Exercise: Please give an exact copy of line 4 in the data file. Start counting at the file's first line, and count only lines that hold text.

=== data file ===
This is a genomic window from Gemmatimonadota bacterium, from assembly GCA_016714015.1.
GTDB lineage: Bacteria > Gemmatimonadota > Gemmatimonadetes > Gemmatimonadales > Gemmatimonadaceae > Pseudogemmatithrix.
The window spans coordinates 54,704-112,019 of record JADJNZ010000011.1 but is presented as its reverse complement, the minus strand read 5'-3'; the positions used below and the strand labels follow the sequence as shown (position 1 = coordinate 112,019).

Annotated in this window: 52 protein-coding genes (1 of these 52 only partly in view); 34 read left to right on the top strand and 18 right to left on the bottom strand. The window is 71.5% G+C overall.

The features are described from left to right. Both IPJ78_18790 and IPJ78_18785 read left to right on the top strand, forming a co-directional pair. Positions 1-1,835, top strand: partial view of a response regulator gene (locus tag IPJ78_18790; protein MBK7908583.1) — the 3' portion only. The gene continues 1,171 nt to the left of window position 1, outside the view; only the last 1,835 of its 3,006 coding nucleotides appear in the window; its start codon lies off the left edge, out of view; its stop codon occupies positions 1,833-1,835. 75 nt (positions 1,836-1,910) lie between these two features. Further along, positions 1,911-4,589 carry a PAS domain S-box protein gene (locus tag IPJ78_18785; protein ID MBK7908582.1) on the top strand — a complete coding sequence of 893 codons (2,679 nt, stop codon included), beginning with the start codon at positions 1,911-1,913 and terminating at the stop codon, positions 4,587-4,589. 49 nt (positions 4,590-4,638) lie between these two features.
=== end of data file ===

Annotated in this window: 52 protein-coding genes (1 of these 52 only partly in view); 34 read left to right on the top strand and 18 right to left on the bottom strand. The window is 71.5% G+C overall.